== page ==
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  • Writer's pictureLoren Wooldridge

Psoas Tightness, Treatment Options

The psoas muscle, pronounced as "SO-as," is a critical yet muscle in our body. It plays a crucial role in hip flexion and the stability of our lower back and pelvis. When the psoas muscle becomes tight or tense, it can lead to discomfort, pain, and even postural issues. As we saw in the first blog about the Psoas, sometimes it can be blamed for issues that it might not be causing, so testing is crucial before you start treating it. Once you have found the muscle be to part of the cause of symptoms, starting with mobility is the best first place to start with treatment

Thankfully, there are several effective self mobility techniques you can use to treat a tight psoas muscle at home. In this blog, we'll explore what the psoas muscle is, why it might become tight, and offer practical tips to help you release and stretch this essential muscle.

Understanding the Psoas Muscle

The psoas muscle, also known as the iliopsoas, consists of two muscles: the psoas major and the iliacus. These muscles connect the lower spine (vertebrae T12-L5), pelvis, and the upper thigh bone (femur). The psoas plays a vital role in stabilizing the spine, supporting proper posture, and facilitating movements like walking, running, and bending at the waist.

Why the Psoas Muscle Gets Tight

Several factors can contribute to the tightening of the psoas muscle:

  1. Sedentary Lifestyle: Sitting for prolonged periods can lead to a shortening/weakening of the psoas muscle, causing it to become tight and potentially painful.

  2. Overuse: Engaging in activities that repeatedly flex the hips, such as cycling or excessive sit-ups, or even repeated kicking, can strain the psoas muscle.

  3. Stress: Stress can lead to muscle tension throughout the body, including the psoas.

  4. Injury or Trauma: A fall or impact to the lower back or pelvis can lead to psoas muscle tightness as a protective mechanism.

Self-Care Tips for Treating a Tight Psoas Muscle

  • Stretching: Stretching tends to be the main go to for most providers when it comes to psoas tightness but here at The Health Lab we tend to use this as a last effort for reasons we won't discuss in the blog today. At the very least we will say if stretching works, we wouldn't be writing this blog.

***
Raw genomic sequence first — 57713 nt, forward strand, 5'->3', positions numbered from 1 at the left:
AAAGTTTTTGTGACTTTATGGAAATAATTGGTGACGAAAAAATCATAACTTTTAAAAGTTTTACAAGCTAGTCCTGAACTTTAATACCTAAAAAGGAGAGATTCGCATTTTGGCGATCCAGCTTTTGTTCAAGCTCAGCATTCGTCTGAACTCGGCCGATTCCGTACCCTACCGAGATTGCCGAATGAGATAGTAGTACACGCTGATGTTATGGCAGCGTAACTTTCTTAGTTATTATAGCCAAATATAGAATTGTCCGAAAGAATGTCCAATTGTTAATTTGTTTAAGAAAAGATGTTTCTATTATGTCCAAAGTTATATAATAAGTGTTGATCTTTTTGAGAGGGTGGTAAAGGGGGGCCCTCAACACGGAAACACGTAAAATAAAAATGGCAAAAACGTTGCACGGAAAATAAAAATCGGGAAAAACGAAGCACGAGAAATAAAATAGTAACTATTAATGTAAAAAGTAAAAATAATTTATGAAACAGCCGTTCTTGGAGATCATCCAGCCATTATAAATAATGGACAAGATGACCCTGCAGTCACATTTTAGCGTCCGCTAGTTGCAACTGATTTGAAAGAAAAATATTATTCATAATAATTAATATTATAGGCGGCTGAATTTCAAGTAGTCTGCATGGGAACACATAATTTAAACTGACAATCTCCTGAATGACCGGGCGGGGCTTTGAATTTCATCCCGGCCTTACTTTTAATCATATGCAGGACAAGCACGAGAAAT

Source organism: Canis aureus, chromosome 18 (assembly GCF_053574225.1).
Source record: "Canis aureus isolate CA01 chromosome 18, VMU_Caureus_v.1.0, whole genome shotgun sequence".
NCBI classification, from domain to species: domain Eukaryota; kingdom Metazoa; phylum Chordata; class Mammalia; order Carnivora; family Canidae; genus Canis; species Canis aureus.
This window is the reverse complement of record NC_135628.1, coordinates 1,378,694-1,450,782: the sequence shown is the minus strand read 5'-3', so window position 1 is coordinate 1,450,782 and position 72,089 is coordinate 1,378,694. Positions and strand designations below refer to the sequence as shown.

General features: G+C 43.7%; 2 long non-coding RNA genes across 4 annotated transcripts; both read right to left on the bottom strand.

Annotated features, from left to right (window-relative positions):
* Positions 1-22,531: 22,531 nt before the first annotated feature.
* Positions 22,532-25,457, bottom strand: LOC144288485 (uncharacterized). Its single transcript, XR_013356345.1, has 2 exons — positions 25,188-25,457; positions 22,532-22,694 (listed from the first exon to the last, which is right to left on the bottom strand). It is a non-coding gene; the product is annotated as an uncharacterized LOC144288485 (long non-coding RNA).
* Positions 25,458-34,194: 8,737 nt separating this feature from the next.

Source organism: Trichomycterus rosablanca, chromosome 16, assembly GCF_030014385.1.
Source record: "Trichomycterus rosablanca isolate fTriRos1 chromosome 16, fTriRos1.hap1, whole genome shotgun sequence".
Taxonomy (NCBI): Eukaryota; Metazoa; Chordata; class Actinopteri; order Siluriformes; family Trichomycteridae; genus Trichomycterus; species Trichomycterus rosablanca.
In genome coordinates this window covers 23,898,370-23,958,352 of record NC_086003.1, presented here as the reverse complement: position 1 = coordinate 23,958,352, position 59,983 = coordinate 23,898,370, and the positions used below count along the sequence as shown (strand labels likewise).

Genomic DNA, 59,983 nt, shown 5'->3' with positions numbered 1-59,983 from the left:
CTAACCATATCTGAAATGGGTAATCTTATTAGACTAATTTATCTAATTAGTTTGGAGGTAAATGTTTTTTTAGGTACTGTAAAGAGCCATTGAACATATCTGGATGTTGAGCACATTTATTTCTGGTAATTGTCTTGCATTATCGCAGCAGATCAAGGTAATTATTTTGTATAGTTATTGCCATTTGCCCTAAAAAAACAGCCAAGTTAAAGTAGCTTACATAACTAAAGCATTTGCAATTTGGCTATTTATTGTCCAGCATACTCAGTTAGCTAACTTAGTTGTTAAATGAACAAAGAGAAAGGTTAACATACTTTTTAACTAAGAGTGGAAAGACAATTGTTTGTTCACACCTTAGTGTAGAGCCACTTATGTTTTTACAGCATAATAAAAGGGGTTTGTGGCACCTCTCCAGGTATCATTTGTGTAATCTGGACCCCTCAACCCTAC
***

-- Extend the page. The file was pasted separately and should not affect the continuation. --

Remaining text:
• Kettlebell trigger point release: Lay on your back and flip a moderate kettlebell upside down. Located your belly button and move one handle width wide from there. Let the handle of the kettlebell sink into your abdominal wall which will be pressing into your Psoas. Then, move your knee in and out for 50 reps. Do this several times a day.

  • Kneeling hip oscillations: Anchor a thick band and then put the band within the fold of your butt. Back up as much as you can, causing the band to pull forward into your hip. Next, Kneel onto the leg that is within the band. Keep an upright posture as you very slightly shift your pelvis forward and backwards. Complete 50 reps of oscillations several times a day.

  • Hip extension Contract relax: Let your painful leg hang off the edge of a surface while you hold the knee of your other leg towards the same shoulder in order to support your low back. With the painful leg, actively try to press the heel down towards the floor which should turn on your butt. Hold this for 5 seconds then rest. Complete 20 contractions at a time. Do this several times a day.

A tight psoas muscle can lead to discomfort and impact your overall mobility and posture. Fortunately, with regular self-care and attention, you can effectively treat and prevent psoas muscle tightness. Incorporate these self-care tips into your routine, and remember that consistency is key to achieving long-term relief. In the final blog on the Psoas we will show different options to strength this muscle. If you improve your mobility but don't strength the much, symptoms at some point are likely to come back. All roads lead to load and the psoas muscle is not excluded from needed strength.

If your symptoms persist or worsen, don't hesitate to schedule a free discovery visit with Dr. Loren here at The Health Lab. Your psoas muscle plays a crucial role in your overall well-being, so it's essential to give it the care and attention it deserves.


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